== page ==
Sooner or later, I guess, every parent faces this situation: what do you do when another person -- someone you don't even know -- disciplines your child
JP was occupied today with moving his workshop, so I looked for fun things to do with Fly. I found pony rides at a nearby park. We got in a long line and waited as several children from a birthday party had their turn. Eventually, I couldn't hold Fly any more. I set him down, and Fly got antsy waiting in line. He swung the gate back and forth (I made him stop when he started swinging it too hard) and he tried to climb over the fence (I made him stop climbing at the bottom rung of the fence so he wouldn't fall over or step in front of a pony).
Then he took up playing in the sand in the corner near a little girl of at least 4. Drawing lines with his finger and sifting handfuls of sand were fine, I figured, and he wasn't bothering anybody.
The next thing I know, the little girl whose parents were in line just ahead of me walked past, and Fly follows her with handfuls of sand.
The dad standing next to me grabbed Fly -- with both hands -- and yelled, "Knock it off!"
"Don't talk to my child that way!" I said, snatching Fly back from the guy.
"He's throwing sand at my daughter," the man said.
"He didn't throw sand. He's holding sand, but he didn't throw it."
"Just because you didn't see it doesn't mean he didn't to it," the man said.
"Believe me, if I see my child acting up, I'm the first one to step in," I said.
"You need to control your child!"
"Oh, thank you," I said, "I never thought of that before."
"Look, my daughter's shirt is dirty. If he wasn't throwing sand, then how did it get dirty?"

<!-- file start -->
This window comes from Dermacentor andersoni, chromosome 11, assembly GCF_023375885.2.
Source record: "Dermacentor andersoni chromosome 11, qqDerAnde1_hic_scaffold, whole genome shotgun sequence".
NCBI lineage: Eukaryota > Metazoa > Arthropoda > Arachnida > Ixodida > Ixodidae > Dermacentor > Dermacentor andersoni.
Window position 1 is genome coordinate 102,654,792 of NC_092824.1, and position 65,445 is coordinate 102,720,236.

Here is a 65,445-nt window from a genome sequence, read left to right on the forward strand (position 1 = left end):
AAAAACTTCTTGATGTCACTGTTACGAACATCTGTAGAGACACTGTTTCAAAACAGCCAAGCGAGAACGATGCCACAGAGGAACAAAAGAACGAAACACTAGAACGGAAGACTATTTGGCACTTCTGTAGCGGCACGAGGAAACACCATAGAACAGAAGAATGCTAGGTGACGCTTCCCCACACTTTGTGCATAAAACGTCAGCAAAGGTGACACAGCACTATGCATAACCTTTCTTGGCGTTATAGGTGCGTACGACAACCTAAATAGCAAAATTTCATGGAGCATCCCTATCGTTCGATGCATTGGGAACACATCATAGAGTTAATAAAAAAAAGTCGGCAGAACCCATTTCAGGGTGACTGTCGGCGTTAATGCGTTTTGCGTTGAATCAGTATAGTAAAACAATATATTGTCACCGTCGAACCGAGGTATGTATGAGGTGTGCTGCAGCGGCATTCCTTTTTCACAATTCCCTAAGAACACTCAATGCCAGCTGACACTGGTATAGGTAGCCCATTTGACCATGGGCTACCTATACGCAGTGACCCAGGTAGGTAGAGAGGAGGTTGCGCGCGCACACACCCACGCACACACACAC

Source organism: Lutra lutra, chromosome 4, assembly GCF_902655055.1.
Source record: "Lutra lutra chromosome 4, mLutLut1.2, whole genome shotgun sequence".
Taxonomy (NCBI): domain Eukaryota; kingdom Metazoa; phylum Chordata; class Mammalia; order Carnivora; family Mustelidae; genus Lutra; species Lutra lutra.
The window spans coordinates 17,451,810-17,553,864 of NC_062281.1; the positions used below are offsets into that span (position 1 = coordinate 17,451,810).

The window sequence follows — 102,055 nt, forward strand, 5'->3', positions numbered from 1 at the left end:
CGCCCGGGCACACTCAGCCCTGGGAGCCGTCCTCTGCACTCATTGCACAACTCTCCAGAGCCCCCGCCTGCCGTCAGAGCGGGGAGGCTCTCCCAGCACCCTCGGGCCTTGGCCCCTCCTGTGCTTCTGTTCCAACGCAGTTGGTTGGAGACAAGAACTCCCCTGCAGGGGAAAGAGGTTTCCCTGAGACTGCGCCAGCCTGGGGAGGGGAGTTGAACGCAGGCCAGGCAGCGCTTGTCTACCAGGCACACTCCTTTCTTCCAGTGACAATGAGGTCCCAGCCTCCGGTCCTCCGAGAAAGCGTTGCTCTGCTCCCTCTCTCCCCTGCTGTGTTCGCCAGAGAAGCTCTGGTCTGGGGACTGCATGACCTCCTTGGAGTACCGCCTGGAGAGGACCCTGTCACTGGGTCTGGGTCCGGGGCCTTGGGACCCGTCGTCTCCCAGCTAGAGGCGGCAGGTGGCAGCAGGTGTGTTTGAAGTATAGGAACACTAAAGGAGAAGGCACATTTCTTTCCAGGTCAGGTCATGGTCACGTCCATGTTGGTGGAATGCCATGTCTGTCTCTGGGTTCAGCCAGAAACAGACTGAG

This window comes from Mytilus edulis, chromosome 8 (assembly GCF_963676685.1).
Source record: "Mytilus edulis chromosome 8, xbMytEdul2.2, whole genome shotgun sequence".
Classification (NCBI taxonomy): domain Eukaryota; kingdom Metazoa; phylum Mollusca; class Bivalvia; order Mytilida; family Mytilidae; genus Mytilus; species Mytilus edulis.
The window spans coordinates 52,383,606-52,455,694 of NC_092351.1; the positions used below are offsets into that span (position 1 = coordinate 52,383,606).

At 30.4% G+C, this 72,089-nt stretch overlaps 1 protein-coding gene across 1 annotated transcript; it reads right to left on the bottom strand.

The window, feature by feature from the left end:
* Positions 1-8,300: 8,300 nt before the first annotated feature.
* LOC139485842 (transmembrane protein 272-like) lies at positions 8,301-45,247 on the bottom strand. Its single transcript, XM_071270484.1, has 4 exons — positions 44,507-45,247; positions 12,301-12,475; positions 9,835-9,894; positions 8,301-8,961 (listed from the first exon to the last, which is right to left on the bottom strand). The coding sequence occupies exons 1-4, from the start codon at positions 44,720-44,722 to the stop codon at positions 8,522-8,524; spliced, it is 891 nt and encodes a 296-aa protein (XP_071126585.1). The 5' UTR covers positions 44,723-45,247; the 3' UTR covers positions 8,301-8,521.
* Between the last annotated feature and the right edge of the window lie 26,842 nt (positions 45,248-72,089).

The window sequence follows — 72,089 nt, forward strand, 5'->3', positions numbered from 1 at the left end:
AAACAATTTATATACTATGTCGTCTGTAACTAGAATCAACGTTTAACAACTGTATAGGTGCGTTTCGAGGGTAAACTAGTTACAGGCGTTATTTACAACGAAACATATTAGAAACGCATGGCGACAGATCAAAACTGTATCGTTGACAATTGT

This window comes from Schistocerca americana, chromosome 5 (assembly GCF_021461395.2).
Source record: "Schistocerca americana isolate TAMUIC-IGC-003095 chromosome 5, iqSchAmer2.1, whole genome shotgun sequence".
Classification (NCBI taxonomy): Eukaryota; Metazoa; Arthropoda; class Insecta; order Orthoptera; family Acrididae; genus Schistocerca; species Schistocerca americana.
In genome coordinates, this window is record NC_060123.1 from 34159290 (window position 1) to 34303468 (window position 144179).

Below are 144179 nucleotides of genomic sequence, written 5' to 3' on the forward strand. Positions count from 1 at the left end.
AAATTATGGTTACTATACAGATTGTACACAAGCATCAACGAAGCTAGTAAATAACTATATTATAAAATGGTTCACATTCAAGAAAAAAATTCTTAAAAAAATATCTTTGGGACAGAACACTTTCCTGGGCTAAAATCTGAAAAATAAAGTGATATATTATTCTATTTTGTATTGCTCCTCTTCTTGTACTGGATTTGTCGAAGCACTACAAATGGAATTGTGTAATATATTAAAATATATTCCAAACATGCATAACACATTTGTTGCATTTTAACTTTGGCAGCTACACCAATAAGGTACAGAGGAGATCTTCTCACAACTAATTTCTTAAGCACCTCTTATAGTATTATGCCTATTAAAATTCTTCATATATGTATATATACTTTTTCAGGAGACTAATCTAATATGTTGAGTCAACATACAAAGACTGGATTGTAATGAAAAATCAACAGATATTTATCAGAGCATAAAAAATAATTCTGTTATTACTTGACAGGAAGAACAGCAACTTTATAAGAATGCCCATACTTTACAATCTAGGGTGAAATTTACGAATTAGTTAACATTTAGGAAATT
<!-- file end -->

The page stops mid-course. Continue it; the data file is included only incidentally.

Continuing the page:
"She was playing in the sand, too," I said.
"No, she wasn't."
"You need to apologize," the mom finally piped up.
"Yeah, you need to apologize," the dad said.
"No, you need to apologize for treating my child that way," I said.
A few seconds later, I heard the dad mutter, "It's the parents who are the problem."
I could have responded to that a dozen different ways, but I just decided to drop it. I'm sure we'd already made quite a scene in the pony ride line.
So, truly, Fly did not
throw sand during or after the time their daughter walked past me. And if the parents had seen Fly throwing sand before
their daughter walked by, then why didn't they speak up immediately when the two of them were still in the corner -- why did they wait until Fly was in front of us? I'm not convinced they saw him throwing sand.
If the parents had taken a less confrontational approach, I might
have apologized for Fly. After all, I told myself later, if a friend told me Fly had misbehaved while I wasn't looking for a moment, I would have said I was sorry and spoken with Fly about what he'd done.
But do not grab my child and yell at him
, especially when it's clear you don't really know if he did what you accuse him of doing.
Fly ended up not wanting to go for a pony ride. He didn't want to sit on the pony. He didn't even want to touch the pony. All the waiting in line, and the drama, for nothing.
So we went to the playground, where Fly took up playing in the sand (again) with some toys that belonged to another child. I asked the parents if it was OK for him to play with the toys, and they told me yes and remarked how polite Fly was and how nicely he was sharing. That made me feel tons better.
I just don't know how some people feel they have the right to police other people's kids by laying hands on them and yelling at them.
So what should I do next time a Parent Cop confronts Fly so I can handle the situation more gracefully? Have you ever been in a situation like this?
Labels: motherhood, parenting, up for discussion